On March 7, 1996, Strong filed a pro se writ of habeas corpus, arguing in part that the Parole Commission lacked authority to reimpose special parole after having revoked it. The district court (Shira Scheindlin, Judge ) granted the writ in part, finding that the Parole Commission lacked authority to re-parole Strong to special parole rather than regular parole once the special parole term had been revoked.1 Strong v. United States Parole Comm'n, 952 F.Supp. 172 (S.D.N.Y.1997). The district court relied on this court's decision in United States v. Koehler, 973 F.2d 132 (2d Cir.1992), holding that the term “revoke” in the statute governing supervised release, 18 U.S.C. § 3583 (1988 ed.) (amended 1994), meant to cancel or rescind so that after revocation, a “ ‘term of supervised release no longer exists.’ ” Strong, 952 F.Supp. at 176 (quoting Koehler, 973 F.2d at 134-35). Pursuant to the district court's decision, the Parole Commission converted Strong's special parole term to a regular parole term on January 7, 1997.
The circuit courts are split over the question at issue in this appeal. Two circuit courts, the D.C. Circuit and the 8th Circuit, have held that the United States Parole Commission does have authority to reimpose a term of special rather than regular parole after revocation. See Billis v. United States, 83 F.3d 209 (8th Cir.1996) (per curiam); United States Parole Comm'n v. Williams, 54 F.3d 820 (D.C.Cir.1995). Four circuits have reached the opposite conclusion. See United States v. Robinson, 106 F.3d 610 (4th Cir.1997); Fowler v. United States Parole Comm'n, 94 F.3d 835 (3d Cir.1996); Evans v. United States Parole Comm'n, 78 F.3d 262 (7th Cir.1996); Artuso v. Hall, 74 F.3d 68 (5th Cir.1996). In addition to the decision of the district court, one other district court opinion in our circuit holds that the parole board may not reimpose special parole after it has been revoked. See Caldwell v. Spears, 973 F.Supp. 406 (S.D.N.Y.1997).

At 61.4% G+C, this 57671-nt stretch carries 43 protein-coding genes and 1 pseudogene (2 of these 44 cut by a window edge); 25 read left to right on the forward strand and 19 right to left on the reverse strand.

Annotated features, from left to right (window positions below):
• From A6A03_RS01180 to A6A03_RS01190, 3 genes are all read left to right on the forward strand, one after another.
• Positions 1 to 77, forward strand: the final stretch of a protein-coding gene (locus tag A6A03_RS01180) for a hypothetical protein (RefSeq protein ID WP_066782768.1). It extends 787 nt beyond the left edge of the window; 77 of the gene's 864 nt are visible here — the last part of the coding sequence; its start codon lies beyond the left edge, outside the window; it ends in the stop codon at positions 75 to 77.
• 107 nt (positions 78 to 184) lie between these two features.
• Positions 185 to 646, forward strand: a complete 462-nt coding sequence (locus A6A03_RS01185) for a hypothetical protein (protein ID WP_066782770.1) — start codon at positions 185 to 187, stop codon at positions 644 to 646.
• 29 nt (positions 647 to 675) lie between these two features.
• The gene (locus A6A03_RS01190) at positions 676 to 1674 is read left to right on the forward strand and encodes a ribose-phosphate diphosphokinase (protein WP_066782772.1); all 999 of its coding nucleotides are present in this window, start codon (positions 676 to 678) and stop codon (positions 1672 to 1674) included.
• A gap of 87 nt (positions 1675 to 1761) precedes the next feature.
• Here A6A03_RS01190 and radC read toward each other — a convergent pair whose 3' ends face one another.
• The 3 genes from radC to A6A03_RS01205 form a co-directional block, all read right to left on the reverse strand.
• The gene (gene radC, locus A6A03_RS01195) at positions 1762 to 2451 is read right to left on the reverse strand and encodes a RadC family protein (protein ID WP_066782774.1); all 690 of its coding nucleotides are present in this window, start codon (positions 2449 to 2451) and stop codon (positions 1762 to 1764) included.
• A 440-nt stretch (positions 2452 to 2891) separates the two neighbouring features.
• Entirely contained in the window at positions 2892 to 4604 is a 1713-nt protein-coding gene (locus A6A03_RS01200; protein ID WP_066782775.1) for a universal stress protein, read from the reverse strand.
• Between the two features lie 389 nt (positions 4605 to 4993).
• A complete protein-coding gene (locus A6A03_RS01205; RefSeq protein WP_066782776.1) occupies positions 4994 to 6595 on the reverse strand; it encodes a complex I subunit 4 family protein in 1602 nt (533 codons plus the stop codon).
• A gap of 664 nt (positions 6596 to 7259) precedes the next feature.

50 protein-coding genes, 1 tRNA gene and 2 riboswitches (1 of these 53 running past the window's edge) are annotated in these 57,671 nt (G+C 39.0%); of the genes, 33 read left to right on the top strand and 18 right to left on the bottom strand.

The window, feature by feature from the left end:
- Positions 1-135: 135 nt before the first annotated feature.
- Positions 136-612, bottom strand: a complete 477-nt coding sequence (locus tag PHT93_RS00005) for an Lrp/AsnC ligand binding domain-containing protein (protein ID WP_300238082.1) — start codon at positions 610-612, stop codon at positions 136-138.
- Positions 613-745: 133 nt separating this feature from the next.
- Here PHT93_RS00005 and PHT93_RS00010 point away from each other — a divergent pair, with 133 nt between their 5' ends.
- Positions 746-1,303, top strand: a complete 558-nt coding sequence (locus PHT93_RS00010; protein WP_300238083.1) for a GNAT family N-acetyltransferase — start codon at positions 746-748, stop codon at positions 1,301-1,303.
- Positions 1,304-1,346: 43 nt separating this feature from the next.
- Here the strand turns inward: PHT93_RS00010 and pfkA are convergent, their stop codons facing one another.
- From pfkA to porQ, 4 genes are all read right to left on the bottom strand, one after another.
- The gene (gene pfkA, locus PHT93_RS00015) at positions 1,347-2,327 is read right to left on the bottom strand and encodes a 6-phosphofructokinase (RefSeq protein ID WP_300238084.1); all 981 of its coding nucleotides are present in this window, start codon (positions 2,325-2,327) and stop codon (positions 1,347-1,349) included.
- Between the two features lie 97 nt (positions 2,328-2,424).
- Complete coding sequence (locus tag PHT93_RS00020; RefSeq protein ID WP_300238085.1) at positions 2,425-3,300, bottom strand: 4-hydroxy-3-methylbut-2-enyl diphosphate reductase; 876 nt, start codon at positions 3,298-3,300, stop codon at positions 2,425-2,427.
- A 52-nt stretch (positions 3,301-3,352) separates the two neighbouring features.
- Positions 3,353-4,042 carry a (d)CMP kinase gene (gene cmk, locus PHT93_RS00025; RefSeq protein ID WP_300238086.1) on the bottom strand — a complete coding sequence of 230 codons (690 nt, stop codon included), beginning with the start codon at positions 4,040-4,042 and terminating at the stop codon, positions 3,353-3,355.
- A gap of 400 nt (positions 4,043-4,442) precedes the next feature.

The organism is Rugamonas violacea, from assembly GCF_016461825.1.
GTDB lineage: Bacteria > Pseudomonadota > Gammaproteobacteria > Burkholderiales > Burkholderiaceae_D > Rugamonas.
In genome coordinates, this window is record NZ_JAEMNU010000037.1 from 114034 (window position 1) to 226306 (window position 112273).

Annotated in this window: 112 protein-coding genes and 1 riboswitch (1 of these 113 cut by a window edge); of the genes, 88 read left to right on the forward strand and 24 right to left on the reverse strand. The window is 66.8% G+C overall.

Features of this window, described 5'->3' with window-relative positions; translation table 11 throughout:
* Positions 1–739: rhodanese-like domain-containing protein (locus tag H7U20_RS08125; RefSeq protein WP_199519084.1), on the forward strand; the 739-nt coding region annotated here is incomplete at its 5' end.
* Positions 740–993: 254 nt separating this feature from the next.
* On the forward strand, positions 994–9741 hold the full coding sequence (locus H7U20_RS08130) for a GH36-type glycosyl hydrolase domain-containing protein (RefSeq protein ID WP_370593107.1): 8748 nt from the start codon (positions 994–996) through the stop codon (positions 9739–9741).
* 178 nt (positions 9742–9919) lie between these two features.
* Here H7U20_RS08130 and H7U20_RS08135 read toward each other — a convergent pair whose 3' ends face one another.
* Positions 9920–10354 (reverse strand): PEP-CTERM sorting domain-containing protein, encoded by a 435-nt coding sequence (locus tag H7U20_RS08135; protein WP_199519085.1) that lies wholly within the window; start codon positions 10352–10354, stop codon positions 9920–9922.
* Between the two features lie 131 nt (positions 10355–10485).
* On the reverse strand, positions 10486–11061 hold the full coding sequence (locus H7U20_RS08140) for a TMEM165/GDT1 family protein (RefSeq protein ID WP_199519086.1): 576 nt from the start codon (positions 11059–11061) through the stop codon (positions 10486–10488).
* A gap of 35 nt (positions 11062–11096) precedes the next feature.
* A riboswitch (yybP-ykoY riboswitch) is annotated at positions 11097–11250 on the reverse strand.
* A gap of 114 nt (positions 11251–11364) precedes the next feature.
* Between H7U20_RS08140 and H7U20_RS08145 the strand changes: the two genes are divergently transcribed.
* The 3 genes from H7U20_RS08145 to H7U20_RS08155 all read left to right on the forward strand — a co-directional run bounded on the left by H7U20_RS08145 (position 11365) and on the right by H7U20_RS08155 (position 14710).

The statutory authority for revoking special parole is contained in former 21 U.S.C. § 841(c) (1982 ed.) (repealed 1984). Although this statute was repealed by the Sentencing Reform Act of 1984, it still governs convictions for offenses committed before November 1, 1987, as in this case. See Pub.L. No. 98-473, tit. II, § 224(a)(6), 98 Stat. 1837, 2030 (1984). Section 841(c) read,
A special parole term imposed under this section ․ may be revoked if its terms and conditions are violated. In such circumstances the original term of imprisonment shall be increased by the period of the special parole term and the resulting new term of imprisonment shall not be diminished by the time which was spent on special parole. A person whose special parole term has been revoked may be required to serve all or part of the remainder of the new term of imprisonment. A special parole term provided for in this section or section 845 of this title shall be in addition to, and not in lieu of, any other parole provided for by law.
The Parole Commission, acting according to a specific grant of statutory authority, 18 U.S.C. § 4203(a)(1) (repealed), has promulgated regulations interpreting this section to allow the Parole Commission to re-parole to special parole. See 28 C.F.R. § 2.57(c) (1997).